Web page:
Breaking conservative ties

For nearly two years, The University News has continually called for a greater level of diversity among the Student Government Association’s Great Issues Committee.

The problem with the committee, however, may not be limited to their apparent political leanings toward speakers who reflect conservative views. The problem may lie in the committee’s close relationship with the conservative organization Young America’s Foundation. Without the support of YAF, the Nov. 3 appearance of National Rifle Association President Charlton Heston, as well as the appearance of several past speakers, may not have been possible.

Past speakers brought to SLU by the Great Issues Committee include: Margaret Thatcher, former British prime minister; William F. Buckley, National Review founder and prolific conservative writer; Ralph Reed, former director of Christian Coalition; Maria Molina, a former CIA arms smuggler; Oliver North, participant in the Iran-Contra Affair; and now Heston. Efforts to bring former Vice President Dan Quayle were thwarted only by his announcement of presidential candidacy.

In its defense, the Great Issues Committee has brought, or aided in bringing, Carl Bernstein and Nikki Giovanni to Saint Louis University. However, the list remains particularly heavy with a disproportionate number of conservatives.

The purpose of the committee is to bring well-known or respected persons, regardless of their political leanings, to campus to speak on a variety of issues. The committee is funded by SGA, money which ultimately comes from the $19-per-semester student activity fee. Members of the committee are appointed by the student senate every fall to an indefinite term.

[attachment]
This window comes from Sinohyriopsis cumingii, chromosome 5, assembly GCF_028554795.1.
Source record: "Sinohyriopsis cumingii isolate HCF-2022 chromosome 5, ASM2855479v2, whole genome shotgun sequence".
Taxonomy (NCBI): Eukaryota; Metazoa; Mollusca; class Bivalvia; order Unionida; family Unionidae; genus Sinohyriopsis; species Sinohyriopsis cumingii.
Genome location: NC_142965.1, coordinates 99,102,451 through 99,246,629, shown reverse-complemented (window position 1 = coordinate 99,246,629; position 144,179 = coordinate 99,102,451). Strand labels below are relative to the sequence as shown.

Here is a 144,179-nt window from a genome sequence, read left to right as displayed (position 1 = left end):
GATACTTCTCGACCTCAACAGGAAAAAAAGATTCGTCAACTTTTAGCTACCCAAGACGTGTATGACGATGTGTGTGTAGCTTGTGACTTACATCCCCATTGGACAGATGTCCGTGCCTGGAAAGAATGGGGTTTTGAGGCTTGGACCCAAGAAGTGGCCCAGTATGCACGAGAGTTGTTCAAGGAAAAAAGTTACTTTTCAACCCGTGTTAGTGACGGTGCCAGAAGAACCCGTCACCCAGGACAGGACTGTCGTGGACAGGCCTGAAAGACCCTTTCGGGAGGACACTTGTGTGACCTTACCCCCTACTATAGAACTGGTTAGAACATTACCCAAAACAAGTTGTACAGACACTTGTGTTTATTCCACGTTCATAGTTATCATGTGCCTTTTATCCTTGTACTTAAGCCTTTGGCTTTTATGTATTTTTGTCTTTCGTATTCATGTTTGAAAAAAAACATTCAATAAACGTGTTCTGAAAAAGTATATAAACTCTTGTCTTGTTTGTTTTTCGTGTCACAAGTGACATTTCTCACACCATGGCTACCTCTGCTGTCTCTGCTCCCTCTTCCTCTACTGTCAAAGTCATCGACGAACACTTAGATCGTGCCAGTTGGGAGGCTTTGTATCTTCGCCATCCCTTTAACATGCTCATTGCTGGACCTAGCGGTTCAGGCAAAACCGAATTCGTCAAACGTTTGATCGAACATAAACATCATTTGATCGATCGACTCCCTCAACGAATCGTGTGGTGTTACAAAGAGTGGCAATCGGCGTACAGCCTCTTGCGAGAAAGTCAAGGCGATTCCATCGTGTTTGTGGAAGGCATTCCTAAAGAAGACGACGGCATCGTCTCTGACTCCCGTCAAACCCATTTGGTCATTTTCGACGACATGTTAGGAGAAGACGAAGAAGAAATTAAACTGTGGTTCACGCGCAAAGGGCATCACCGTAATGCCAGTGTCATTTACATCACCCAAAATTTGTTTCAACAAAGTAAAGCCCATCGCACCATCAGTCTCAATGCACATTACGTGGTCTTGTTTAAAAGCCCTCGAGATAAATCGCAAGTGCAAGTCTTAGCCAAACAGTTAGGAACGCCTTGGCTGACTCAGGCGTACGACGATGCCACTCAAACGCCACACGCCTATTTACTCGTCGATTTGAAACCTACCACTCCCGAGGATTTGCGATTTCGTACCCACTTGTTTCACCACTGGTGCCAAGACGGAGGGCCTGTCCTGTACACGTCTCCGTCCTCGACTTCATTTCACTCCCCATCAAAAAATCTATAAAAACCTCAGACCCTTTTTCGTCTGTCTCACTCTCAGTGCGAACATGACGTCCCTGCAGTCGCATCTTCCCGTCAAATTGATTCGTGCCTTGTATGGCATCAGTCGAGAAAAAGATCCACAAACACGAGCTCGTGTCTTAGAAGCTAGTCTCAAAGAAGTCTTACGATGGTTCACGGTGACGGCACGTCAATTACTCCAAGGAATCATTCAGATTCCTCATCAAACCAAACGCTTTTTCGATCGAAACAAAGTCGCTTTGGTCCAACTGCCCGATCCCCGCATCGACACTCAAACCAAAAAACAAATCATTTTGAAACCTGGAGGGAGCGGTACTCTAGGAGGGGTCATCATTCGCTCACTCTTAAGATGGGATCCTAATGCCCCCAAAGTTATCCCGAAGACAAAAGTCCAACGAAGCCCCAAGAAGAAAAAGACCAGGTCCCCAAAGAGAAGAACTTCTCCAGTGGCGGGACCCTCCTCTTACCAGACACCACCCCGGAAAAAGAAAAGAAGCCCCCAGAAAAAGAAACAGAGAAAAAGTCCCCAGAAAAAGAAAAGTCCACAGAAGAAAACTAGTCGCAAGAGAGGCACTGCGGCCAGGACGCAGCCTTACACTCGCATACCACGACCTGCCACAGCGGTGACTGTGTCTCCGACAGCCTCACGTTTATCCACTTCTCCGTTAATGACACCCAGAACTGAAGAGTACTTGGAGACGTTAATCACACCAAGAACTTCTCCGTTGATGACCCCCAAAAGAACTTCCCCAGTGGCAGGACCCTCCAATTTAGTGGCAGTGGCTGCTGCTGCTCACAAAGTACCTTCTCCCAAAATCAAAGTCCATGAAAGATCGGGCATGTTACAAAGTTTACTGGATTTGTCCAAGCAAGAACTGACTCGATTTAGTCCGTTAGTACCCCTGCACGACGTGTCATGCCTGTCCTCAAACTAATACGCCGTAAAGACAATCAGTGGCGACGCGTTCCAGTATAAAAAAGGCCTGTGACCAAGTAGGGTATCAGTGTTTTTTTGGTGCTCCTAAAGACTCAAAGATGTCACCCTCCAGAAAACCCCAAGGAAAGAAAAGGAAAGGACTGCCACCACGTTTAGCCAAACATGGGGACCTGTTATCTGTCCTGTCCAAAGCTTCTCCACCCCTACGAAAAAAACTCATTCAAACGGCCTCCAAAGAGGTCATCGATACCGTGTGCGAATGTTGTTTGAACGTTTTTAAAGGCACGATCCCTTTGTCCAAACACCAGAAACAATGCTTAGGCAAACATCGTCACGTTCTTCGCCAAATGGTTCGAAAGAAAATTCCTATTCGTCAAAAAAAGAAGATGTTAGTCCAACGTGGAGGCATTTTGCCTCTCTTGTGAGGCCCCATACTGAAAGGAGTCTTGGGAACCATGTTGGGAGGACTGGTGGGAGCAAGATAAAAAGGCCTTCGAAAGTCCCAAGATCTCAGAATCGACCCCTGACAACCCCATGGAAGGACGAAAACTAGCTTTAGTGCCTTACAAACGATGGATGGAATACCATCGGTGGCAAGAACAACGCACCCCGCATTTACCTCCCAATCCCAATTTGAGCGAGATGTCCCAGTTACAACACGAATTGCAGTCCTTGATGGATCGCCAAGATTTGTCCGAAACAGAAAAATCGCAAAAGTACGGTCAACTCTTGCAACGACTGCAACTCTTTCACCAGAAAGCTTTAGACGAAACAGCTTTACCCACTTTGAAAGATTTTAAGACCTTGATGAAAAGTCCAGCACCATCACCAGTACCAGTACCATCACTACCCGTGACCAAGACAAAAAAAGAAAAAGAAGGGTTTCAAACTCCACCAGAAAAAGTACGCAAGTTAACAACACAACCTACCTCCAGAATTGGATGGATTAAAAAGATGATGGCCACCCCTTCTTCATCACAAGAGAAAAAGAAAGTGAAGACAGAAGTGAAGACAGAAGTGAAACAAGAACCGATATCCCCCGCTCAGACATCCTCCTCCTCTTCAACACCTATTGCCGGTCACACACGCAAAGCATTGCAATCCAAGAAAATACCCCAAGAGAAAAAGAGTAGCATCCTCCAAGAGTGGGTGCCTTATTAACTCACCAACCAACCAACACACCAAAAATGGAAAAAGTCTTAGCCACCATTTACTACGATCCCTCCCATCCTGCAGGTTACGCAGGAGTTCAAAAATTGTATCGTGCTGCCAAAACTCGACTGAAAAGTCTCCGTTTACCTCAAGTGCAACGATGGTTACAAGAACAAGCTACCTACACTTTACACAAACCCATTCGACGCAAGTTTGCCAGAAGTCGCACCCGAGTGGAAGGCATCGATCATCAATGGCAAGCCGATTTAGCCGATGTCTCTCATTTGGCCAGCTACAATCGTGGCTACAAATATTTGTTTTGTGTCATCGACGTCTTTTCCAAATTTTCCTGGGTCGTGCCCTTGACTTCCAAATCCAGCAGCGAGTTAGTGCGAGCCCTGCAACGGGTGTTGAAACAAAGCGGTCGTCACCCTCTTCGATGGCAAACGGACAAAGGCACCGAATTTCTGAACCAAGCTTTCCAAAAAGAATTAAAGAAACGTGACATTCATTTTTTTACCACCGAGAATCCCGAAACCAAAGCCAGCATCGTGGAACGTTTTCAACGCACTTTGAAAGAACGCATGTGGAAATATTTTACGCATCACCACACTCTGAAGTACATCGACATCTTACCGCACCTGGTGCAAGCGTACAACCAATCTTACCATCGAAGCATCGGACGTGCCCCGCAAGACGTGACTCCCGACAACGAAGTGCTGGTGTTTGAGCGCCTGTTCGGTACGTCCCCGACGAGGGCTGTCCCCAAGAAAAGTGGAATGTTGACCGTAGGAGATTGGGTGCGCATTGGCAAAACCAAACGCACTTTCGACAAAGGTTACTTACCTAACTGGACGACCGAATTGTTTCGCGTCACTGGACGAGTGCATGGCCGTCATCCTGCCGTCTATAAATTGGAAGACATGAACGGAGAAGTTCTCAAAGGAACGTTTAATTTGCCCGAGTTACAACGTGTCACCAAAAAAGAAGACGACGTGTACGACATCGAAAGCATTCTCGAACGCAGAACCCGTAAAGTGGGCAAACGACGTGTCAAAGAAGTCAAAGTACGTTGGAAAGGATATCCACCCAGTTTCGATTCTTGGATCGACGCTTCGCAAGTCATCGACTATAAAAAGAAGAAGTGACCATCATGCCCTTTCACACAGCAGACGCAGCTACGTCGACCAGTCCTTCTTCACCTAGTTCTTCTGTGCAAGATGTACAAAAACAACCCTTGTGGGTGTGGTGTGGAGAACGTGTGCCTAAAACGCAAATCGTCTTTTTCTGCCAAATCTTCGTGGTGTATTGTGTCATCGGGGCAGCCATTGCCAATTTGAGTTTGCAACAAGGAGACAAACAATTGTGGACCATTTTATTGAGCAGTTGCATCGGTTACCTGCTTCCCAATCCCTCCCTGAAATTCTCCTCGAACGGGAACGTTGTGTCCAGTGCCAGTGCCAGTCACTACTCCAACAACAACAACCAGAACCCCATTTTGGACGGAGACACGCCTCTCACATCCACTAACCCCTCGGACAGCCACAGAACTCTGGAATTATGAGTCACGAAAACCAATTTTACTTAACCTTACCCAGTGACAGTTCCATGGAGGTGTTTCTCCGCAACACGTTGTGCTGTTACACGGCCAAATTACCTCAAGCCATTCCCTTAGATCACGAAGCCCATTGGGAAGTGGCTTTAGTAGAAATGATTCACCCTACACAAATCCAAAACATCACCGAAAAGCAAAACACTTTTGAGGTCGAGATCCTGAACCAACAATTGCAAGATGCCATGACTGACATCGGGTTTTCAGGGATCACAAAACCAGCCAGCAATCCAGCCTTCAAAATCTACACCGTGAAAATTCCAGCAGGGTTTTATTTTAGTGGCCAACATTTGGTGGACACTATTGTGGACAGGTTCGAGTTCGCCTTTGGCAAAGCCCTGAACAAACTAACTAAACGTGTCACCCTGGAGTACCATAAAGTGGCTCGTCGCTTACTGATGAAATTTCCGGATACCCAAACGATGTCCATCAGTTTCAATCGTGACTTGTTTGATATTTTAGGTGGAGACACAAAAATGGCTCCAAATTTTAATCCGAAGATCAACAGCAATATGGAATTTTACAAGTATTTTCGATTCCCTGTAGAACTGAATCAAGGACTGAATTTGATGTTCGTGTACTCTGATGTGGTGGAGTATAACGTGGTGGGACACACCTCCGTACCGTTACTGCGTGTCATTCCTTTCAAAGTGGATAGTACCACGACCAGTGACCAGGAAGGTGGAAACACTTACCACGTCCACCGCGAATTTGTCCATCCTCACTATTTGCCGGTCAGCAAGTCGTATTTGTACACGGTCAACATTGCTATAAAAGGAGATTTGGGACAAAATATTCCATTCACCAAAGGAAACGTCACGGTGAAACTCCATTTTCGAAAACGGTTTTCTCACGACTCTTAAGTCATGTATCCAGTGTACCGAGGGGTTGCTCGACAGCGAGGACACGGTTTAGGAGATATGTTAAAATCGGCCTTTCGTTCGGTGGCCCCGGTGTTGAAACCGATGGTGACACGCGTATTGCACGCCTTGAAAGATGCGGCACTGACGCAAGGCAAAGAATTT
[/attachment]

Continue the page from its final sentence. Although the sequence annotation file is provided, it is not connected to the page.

The University News realizes that it may not be appropriate to dispose of the current list of committee members, especially since the year is relatively young and there are plenty of chances for the committee to reverse past trends. However, what the committee can trash is its alignment with YAF.

The Great Issues Committee’s relationship with YAF, in itself, is a blessing and a curse. With the deeps pockets of YAF, speakers such as Buckley and Heston become a reality. However, they place the Great Issues Committee in a narrow rut. It is obvious that without the co-sponsorship and support of YAF, speakers such as Buckley and Heston may not be possible on the committee’s budget.

The University News would love to see a list of next semester’s speakers with an equal number of conservative and liberal views. Dumping YAF and booking greatly diversified, yet perhaps lesser-known, speakers may be the best option.